The future of work isn’t what it used to be. Conversations about preparing for the future of work are not new, but they are now very different. For years, companies have grappled with the need to arm workers with relevant skills and adapt to technological change. But the pandemic has not only forced remote working, but it has also exposed, and deepened, the skills gap and accelerated the pace of digital transformation moving forward. In this context, it’s not enough for business leaders to think about reacting to the crisis or striving for the next normal — we need a shift toward “unlearning” and a reimagined future of work. That involves understanding the root and depth of change, rethinking belief systems and overcoming what is holding companies back in order to create and innovate with new resolve and impact.
Turning an ‘uh-oh’ moment into an ‘aha’ moment
There are two kinds of turning points that typically spark change in traditional organizations. One is the “aha” moment — business leaders see an opportunity and move in a new direction to take advantage of it. The second is the “uh-oh” moment, in which companies must change course in reaction to a crisis. The pandemic was an example of the latter. In response to a health emergency and the world shutting down, companies had to urgently transition to remote work and find new ways of supporting customers and employees. Shifts that seemed impossible before became a reality virtually overnight, with no time for politics or inertia to get in the way.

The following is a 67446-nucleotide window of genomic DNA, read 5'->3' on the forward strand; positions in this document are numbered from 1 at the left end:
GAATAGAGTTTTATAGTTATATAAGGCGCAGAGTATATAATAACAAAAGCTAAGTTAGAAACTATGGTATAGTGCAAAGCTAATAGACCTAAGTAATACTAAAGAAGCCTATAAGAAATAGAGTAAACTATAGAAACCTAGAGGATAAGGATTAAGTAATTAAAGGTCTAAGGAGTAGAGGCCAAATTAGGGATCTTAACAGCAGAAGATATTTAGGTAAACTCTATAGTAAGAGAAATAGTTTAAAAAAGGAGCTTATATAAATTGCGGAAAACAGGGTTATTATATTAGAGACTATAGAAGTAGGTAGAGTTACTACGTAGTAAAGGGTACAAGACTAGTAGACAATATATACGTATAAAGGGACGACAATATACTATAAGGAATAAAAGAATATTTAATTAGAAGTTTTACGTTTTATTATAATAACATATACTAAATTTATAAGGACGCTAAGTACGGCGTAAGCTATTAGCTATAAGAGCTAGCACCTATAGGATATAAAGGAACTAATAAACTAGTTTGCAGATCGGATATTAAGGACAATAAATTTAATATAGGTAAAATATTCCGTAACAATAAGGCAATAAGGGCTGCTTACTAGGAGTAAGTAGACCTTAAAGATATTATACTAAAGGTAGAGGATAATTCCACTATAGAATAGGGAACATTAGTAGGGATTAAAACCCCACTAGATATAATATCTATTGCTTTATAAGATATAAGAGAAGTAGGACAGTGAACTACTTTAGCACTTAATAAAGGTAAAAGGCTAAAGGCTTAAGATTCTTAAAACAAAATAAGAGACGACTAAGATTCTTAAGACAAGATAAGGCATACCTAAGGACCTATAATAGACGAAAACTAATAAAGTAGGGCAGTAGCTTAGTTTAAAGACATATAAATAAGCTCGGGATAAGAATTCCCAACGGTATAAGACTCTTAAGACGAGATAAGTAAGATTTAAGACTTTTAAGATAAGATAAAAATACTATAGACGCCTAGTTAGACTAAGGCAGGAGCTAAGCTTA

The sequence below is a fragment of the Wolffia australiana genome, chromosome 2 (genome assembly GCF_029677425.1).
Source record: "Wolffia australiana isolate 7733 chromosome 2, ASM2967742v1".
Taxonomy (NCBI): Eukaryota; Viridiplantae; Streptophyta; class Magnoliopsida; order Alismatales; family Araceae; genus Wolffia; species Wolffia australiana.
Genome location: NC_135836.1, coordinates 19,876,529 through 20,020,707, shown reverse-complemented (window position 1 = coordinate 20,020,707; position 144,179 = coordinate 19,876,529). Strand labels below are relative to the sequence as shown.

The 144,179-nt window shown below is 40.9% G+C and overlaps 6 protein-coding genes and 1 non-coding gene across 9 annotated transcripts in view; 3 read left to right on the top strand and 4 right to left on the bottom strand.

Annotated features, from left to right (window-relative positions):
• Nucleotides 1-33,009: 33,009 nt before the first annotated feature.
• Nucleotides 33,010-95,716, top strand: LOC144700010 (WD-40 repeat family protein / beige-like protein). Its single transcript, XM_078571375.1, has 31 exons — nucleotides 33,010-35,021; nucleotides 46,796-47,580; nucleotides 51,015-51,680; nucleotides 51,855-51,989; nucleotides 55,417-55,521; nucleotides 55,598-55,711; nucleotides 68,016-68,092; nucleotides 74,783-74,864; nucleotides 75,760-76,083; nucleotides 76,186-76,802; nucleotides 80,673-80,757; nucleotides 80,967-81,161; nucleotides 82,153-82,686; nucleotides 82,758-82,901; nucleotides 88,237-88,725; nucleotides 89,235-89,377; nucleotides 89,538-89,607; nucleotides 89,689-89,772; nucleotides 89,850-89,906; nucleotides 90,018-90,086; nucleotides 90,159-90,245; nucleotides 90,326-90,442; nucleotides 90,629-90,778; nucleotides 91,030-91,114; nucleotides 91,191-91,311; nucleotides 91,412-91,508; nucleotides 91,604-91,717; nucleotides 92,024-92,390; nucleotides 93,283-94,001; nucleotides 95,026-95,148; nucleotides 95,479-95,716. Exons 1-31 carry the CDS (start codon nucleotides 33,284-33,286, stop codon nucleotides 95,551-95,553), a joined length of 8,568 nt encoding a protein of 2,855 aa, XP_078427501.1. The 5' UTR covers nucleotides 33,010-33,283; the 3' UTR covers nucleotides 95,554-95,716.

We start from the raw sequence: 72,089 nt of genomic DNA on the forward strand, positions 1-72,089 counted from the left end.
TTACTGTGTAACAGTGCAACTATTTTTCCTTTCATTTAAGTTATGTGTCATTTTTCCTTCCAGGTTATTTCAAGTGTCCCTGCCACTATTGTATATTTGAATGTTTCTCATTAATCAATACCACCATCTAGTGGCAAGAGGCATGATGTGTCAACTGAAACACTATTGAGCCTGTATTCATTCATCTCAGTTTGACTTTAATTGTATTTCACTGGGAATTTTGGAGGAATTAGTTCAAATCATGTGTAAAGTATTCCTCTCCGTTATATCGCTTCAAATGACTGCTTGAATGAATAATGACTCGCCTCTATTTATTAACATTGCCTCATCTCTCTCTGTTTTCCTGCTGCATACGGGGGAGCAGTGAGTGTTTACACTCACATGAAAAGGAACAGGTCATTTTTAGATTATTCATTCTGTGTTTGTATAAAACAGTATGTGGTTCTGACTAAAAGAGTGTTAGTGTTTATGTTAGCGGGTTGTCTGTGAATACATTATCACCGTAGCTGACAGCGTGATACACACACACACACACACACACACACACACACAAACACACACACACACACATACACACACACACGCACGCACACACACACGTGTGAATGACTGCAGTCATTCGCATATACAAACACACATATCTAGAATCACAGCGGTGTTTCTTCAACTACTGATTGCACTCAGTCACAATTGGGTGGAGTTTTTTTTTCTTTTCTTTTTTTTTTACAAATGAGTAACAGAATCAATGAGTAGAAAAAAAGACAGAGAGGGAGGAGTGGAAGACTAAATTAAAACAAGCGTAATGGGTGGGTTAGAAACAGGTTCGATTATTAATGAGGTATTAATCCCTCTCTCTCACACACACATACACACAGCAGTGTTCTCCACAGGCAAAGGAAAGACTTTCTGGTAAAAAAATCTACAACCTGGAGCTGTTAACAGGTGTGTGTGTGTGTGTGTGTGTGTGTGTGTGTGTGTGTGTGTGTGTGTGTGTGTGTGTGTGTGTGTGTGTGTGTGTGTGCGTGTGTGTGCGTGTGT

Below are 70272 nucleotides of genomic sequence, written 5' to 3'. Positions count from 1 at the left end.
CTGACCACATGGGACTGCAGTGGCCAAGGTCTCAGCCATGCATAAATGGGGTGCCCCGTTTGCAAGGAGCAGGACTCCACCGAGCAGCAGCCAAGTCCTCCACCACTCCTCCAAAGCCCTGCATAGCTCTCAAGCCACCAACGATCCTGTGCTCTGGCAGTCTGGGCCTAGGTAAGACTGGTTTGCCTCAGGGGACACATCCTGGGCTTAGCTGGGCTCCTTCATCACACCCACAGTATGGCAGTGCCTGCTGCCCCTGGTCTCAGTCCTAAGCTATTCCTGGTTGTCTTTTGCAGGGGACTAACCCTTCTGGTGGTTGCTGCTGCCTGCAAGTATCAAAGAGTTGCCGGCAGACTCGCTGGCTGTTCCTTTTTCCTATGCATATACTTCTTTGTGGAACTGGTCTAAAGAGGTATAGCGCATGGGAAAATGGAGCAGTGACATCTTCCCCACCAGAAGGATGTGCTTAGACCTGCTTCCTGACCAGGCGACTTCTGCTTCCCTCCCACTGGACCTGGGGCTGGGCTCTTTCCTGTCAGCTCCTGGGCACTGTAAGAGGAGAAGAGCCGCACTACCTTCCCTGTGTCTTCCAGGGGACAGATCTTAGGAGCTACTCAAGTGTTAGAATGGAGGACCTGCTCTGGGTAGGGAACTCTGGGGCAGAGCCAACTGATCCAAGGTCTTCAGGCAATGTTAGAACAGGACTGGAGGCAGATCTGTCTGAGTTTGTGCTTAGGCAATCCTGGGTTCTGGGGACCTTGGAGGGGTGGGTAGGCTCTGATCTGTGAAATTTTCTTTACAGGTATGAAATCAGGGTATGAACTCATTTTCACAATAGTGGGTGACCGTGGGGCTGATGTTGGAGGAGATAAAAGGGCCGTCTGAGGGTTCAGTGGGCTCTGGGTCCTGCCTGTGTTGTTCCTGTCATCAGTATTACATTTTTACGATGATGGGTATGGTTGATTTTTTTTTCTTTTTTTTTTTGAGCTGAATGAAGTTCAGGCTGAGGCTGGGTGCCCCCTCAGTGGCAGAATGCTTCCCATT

According to Salesforce’s Global Stakeholder Series Research: Future of Work, Now — a survey from more than 20,000 people around the world — 63% say companies will be more resilient to crisis post-COVID. It shouldn’t take a pandemic for leaders to realize they may be holding on to biases, standards and mental models that no longer serve the business. But this moment of transformation is an opportunity to rethink old ways of operating. Instead of racing to get back to “normal,” wise business leaders and employees alike will challenge themselves to reimagine existing mindsets and systems in order to tap new opportunities and become more agile going forward. This involves more than the latest training and technology — it means unlearning entrenched beliefs and models in order to rebuild better.